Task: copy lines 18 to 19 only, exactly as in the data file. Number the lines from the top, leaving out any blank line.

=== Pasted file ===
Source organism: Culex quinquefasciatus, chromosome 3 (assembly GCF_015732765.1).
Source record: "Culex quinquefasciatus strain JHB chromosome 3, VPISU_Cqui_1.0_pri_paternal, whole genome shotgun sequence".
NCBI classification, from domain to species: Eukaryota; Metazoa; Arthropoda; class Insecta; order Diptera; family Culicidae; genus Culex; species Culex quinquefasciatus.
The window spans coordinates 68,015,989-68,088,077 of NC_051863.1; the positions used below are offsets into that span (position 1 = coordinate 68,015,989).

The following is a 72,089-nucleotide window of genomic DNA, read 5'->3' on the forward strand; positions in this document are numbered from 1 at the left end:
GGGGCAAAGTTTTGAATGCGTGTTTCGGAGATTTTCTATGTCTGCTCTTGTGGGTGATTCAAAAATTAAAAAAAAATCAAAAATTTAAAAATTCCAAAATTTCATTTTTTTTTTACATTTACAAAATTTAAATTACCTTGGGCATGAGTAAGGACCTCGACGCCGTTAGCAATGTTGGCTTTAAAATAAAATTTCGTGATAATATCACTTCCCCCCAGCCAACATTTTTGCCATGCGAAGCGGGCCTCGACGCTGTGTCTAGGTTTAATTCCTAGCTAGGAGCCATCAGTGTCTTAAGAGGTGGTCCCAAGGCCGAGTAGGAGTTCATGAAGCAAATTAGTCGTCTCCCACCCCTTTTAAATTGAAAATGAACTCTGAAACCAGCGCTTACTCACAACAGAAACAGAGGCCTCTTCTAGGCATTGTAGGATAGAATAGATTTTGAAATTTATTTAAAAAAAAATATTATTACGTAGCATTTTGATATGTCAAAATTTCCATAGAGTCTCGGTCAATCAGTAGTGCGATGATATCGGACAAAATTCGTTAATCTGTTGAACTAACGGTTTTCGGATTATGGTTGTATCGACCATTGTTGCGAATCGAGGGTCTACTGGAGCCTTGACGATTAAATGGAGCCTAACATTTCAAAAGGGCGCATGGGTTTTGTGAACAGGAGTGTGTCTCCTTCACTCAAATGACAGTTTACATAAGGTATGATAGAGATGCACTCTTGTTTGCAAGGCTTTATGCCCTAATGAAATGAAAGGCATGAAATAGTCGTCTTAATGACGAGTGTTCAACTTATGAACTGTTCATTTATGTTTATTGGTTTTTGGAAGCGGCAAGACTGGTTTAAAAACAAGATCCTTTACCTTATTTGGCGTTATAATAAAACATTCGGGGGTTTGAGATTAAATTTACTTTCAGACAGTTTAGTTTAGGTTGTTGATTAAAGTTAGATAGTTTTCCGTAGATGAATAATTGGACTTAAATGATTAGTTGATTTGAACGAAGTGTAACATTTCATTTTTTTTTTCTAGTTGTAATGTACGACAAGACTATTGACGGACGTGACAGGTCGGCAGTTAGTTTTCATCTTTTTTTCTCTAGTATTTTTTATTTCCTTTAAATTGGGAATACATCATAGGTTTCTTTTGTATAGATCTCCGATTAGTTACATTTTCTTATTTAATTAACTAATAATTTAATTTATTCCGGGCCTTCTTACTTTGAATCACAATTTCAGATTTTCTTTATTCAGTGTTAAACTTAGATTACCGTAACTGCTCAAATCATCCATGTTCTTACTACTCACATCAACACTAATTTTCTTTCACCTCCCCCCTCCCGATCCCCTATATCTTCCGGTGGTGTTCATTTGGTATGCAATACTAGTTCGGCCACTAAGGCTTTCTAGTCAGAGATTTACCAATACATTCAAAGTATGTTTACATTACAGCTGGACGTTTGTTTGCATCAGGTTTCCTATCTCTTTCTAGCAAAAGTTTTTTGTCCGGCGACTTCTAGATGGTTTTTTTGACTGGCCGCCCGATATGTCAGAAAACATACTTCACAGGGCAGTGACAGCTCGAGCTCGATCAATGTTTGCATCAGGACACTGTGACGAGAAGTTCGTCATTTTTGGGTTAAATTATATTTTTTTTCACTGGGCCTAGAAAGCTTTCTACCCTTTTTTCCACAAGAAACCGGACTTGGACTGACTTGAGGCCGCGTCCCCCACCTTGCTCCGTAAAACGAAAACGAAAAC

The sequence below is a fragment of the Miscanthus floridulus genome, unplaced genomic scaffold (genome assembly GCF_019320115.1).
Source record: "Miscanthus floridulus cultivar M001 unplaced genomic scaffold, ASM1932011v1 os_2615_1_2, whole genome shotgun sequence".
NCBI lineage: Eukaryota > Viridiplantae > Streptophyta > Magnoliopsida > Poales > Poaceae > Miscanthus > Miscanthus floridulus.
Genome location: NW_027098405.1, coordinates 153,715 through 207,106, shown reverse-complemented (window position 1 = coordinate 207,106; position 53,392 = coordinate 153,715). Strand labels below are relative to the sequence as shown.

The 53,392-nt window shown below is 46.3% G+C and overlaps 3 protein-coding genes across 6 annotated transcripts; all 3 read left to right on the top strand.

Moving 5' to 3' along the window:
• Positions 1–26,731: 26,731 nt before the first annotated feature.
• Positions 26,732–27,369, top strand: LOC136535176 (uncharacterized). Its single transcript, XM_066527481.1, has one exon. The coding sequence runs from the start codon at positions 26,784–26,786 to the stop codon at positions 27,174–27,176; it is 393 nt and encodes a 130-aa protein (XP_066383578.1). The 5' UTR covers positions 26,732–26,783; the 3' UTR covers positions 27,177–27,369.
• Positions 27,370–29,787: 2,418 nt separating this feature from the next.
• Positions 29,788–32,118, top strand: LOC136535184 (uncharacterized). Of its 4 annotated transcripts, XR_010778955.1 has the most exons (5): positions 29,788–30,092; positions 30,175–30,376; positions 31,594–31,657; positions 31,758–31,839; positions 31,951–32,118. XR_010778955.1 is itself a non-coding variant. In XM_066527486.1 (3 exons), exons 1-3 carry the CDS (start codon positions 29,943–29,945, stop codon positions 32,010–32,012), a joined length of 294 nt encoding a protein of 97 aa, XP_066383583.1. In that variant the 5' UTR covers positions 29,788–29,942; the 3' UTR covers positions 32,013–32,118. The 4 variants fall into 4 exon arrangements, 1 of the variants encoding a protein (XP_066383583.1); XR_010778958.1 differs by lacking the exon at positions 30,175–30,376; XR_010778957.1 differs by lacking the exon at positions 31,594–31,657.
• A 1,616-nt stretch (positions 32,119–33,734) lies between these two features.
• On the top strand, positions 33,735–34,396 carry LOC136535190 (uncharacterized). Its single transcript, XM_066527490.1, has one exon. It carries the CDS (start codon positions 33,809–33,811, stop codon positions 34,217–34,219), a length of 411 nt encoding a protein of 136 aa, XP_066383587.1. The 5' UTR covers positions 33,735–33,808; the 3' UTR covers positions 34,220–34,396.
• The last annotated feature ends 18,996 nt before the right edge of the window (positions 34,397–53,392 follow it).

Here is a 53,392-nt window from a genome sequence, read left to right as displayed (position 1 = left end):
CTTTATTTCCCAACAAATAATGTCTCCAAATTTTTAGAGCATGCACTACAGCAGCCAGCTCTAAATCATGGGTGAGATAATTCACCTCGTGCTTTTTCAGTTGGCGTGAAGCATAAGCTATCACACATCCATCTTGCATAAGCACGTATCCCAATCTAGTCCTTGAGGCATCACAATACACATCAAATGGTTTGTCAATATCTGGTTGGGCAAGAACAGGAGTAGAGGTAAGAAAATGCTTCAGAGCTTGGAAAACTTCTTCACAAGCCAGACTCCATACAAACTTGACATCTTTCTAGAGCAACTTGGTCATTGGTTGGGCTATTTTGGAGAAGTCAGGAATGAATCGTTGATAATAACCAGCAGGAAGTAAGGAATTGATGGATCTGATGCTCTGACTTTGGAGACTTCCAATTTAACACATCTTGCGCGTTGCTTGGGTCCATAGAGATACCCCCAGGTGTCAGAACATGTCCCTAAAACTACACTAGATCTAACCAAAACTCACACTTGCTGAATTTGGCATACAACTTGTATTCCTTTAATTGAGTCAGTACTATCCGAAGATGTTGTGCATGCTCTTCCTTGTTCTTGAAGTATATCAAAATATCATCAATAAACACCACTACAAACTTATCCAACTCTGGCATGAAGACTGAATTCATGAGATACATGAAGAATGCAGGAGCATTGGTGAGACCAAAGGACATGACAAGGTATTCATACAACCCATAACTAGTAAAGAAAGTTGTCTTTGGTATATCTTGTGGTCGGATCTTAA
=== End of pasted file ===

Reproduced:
• On the top strand, positions 33,735–34,396 carry LOC136535190 (uncharacterized). Its single transcript, XM_066527490.1, has one exon. It carries the CDS (start codon positions 33,809–33,811, stop codon positions 34,217–34,219), a length of 411 nt encoding a protein of 136 aa, XP_066383587.1. The 5' UTR covers positions 33,735–33,808; the 3' UTR covers positions 34,220–34,396.
• The last annotated feature ends 18,996 nt before the right edge of the window (positions 34,397–53,392 follow it).